What are you reading? Jie LiIssue: XXX.6 November - December 2023
The 1994 movie Eat Drink Man Woman, directed by Ang Lee, tells the story of widowed master chef Mr. Chu, who expresses his love for his family by preparing feasts every Sunday. During their last family meal, Mr. Chu shares a memorable speech: "Life is not like the mise en place before cooking. Life is spontaneous. You will never be fully prepared for it."
This speech deeply resonated with me. As someone inclined toward perfectionism, I often find myself meticulously planning, fearing unexpected situations, and spending excessive time in preparation without taking action. What's worse is that even when I am finally prepared, I may discover that my passion has diminished. Over the years, I've learned the importance of being proactive and realizing that seemingly insignificant tasks can lead to transformative changes.
Recently, while commuting, I've been absorbed in the audiobook of Stephen Covey's The 7 Habits of Highly Effective People. Initially, I was wary of books centered on productivity and self-management, but I decided to give it a chance as a non-native speaker of English looking for a convenient listen. To my surprise, I became captivated by the content and connected with the habits and real-life examples presented. Two habits that particularly caught my attention were "Be Proactive" and "Begin with the End in Mind." Although these habits sound simple, implementing them in my daily life has required significant effort to overcome perfectionism and procrastination.
As both an HCI/UX researcher and a pastry chef, my constant challenge is to ensure research rigor and deliver satisfactory cake outcomes despite facing limitations in time and equipment. These constraints have taught me to approach problems with a different perspective and find creative solutions.
Over the years, I've learned the importance of being proactive and realizing that seemingly insignificant tasks can lead to transformative changes.
Drawing parallels with HCI research, the Wizard of Oz research technique stands out. It involves manually operating the system behind the scenes while users interact with it, unaware of the orchestrated experience. This method allows for gathering valuable insights without the need for a fully functional prototype and demonstrates that a lack of resources does not have to hinder the achievement of research goals, such as evaluating a technology that requires expensive hardware or does not yet exist.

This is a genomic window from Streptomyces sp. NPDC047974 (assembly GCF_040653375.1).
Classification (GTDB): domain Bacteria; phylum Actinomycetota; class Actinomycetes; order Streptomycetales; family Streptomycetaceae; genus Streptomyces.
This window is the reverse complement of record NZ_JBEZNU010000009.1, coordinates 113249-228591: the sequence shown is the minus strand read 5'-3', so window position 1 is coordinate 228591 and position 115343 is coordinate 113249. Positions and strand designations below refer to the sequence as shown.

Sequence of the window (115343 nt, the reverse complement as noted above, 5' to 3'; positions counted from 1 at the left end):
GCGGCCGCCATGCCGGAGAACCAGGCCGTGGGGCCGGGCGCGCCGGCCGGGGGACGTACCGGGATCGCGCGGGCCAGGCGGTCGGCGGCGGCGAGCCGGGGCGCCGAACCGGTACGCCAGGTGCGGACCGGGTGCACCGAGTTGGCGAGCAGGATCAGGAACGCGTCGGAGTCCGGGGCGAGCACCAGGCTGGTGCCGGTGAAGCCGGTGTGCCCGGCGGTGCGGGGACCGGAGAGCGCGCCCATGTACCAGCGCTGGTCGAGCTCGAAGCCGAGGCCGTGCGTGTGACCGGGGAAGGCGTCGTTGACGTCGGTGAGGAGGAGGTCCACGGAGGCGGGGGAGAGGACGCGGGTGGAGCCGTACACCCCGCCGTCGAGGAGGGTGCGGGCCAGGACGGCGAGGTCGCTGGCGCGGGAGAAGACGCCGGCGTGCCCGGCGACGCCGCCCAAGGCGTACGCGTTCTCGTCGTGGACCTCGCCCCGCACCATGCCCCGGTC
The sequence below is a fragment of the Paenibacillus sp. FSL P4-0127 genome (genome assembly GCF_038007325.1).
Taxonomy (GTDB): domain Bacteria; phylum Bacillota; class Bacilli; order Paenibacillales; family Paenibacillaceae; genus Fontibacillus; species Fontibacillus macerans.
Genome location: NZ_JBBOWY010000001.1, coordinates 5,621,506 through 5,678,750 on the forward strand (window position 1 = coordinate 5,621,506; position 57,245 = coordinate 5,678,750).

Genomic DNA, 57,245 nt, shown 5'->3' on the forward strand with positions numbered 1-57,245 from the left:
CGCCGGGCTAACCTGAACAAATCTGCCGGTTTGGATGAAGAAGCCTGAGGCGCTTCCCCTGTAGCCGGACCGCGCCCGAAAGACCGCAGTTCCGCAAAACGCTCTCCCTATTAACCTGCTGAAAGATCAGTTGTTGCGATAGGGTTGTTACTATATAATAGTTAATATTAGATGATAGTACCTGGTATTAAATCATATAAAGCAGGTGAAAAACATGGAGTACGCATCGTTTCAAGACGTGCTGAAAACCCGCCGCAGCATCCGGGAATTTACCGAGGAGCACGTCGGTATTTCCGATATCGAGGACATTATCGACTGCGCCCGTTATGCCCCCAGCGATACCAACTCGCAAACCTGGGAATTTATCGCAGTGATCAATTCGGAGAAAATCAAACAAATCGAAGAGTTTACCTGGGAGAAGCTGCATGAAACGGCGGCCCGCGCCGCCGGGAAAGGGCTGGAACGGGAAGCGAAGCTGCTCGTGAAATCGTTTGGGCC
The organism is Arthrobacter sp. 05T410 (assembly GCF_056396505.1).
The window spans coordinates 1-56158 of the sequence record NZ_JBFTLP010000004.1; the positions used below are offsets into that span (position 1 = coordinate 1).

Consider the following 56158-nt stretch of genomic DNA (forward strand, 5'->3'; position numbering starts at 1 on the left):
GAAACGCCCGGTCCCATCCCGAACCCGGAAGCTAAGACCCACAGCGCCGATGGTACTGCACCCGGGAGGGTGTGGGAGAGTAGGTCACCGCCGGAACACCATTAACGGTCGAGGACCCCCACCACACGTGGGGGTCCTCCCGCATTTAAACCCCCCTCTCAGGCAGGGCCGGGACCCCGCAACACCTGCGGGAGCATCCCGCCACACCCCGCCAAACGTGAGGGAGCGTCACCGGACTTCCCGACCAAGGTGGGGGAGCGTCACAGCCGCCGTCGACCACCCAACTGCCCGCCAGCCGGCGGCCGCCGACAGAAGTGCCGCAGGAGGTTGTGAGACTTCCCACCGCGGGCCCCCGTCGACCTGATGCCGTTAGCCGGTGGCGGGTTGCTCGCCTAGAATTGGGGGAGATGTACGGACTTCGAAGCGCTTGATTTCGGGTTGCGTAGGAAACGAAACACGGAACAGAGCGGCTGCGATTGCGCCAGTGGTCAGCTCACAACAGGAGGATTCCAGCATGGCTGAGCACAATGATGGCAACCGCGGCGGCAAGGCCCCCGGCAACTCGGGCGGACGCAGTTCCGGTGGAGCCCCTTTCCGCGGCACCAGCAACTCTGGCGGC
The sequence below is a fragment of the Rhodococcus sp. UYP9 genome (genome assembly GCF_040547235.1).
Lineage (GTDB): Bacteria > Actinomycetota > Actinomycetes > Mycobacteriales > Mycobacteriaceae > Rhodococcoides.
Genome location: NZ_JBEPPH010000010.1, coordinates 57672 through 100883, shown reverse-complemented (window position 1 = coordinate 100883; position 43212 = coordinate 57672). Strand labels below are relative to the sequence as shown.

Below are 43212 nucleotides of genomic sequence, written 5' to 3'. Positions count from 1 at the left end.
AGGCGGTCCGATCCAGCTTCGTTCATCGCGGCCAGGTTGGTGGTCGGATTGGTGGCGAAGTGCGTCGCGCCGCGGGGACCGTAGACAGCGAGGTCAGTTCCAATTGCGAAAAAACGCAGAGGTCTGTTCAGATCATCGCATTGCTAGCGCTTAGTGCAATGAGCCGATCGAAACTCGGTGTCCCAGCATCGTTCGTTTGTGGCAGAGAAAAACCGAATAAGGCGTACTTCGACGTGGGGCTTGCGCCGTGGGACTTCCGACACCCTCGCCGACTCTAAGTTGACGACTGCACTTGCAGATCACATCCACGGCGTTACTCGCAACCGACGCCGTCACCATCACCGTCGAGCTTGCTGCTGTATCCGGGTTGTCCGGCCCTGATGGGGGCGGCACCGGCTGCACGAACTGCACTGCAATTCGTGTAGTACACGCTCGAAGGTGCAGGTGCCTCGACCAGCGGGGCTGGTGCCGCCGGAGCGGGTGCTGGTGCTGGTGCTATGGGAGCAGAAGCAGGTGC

Similarly, I recall my student days when I lacked specialized baking tools and had to seek substitutes and adapt. Although I didn't need a Wizard per se, I had to get creative in making cakes when I couldn't attain the right equipment. For years, a metal mooncake box served as my baking tray, and I adjusted the temperature of my old, overly temperamental oven by gauging how much I should open the oven door. If a particular baking mold was unavailable, I explored alternatives like 3D printing to create it myself. I minimized the belief that I couldn't accomplish something due to lacking specific tools. In short, two crucial habits are "Be Proactive" and "Begin with the End in Mind."
My name is Jie Li. I am an HCI/UX researcher and the owner of a boutique café in the Netherlands. Beginning in the January—February 2024 issue, I will be hosting a column in ACM Interactions called Bits to Bites, where I will discuss various HCI research methods used in academia, industry, and diverse sectors such as fashion, food, automotive, and immersive technology.
Jie Li is head of research and insights at EPAM Netherlands. She has a Ph.D. in human-computer interaction from Delft University of Technology. She is also a cake artist and owner of the boutique café Cake Researcher. [email protected]
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